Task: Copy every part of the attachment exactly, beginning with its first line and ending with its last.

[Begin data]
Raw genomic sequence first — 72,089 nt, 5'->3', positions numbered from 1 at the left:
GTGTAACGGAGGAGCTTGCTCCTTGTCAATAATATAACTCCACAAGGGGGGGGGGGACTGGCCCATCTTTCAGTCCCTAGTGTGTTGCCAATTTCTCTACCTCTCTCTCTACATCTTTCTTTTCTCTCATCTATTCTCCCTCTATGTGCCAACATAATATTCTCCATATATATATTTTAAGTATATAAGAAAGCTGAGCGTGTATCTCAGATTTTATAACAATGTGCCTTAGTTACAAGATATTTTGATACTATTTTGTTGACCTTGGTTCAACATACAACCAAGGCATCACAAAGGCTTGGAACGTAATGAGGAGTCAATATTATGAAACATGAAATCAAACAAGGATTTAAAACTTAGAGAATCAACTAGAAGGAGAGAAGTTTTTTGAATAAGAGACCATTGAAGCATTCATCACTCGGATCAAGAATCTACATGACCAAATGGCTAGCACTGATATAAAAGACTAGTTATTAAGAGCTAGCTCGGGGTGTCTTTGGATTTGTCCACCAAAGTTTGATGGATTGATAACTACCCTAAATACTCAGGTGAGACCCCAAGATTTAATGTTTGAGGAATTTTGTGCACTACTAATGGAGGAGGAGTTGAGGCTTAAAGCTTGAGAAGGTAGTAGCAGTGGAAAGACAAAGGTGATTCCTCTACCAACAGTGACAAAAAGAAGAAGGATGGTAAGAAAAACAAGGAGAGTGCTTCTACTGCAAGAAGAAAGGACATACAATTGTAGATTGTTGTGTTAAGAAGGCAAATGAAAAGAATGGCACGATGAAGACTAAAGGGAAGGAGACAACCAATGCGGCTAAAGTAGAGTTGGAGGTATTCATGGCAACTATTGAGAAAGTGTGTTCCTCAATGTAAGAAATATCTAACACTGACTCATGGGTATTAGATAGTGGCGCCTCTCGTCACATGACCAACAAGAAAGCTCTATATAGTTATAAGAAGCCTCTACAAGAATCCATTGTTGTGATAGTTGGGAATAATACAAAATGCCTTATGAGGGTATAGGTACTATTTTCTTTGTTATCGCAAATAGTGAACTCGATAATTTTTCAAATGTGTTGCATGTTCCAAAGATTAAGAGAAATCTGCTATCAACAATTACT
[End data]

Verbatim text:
Raw genomic sequence first — 72,089 nt, 5'->3', positions numbered from 1 at the left:
GTGTAACGGAGGAGCTTGCTCCTTGTCAATAATATAACTCCACAAGGGGGGGGGGGACTGGCCCATCTTTCAGTCCCTAGTGTGTTGCCAATTTCTCTACCTCTCTCTCTACATCTTTCTTTTCTCTCATCTATTCTCCCTCTATGTGCCAACATAATATTCTCCATATATATATTTTAAGTATATAAGAAAGCTGAGCGTGTATCTCAGATTTTATAACAATGTGCCTTAGTTACAAGATATTTTGATACTATTTTGTTGACCTTGGTTCAACATACAACCAAGGCATCACAAAGGCTTGGAACGTAATGAGGAGTCAATATTATGAAACATGAAATCAAACAAGGATTTAAAACTTAGAGAATCAACTAGAAGGAGAGAAGTTTTTTGAATAAGAGACCATTGAAGCATTCATCACTCGGATCAAGAATCTACATGACCAAATGGCTAGCACTGATATAAAAGACTAGTTATTAAGAGCTAGCTCGGGGTGTCTTTGGATTTGTCCACCAAAGTTTGATGGATTGATAACTACCCTAAATACTCAGGTGAGACCCCAAGATTTAATGTTTGAGGAATTTTGTGCACTACTAATGGAGGAGGAGTTGAGGCTTAAAGCTTGAGAAGGTAGTAGCAGTGGAAAGACAAAGGTGATTCCTCTACCAACAGTGACAAAAAGAAGAAGGATGGTAAGAAAAACAAGGAGAGTGCTTCTACTGCAAGAAGAAAGGACATACAATTGTAGATTGTTGTGTTAAGAAGGCAAATGAAAAGAATGGCACGATGAAGACTAAAGGGAAGGAGACAACCAATGCGGCTAAAGTAGAGTTGGAGGTATTCATGGCAACTATTGAGAAAGTGTGTTCCTCAATGTAAGAAATATCTAACACTGACTCATGGGTATTAGATAGTGGCGCCTCTCGTCACATGACCAACAAGAAAGCTCTATATAGTTATAAGAAGCCTCTACAAGAATCCATTGTTGTGATAGTTGGGAATAATACAAAATGCCTTATGAGGGTATAGGTACTATTTTCTTTGTTATCGCAAATAGTGAACTCGATAATTTTTCAAATGTGTTGCATGTTCCAAAGATTAAGAGAAATCTGCTATCAACAATTACT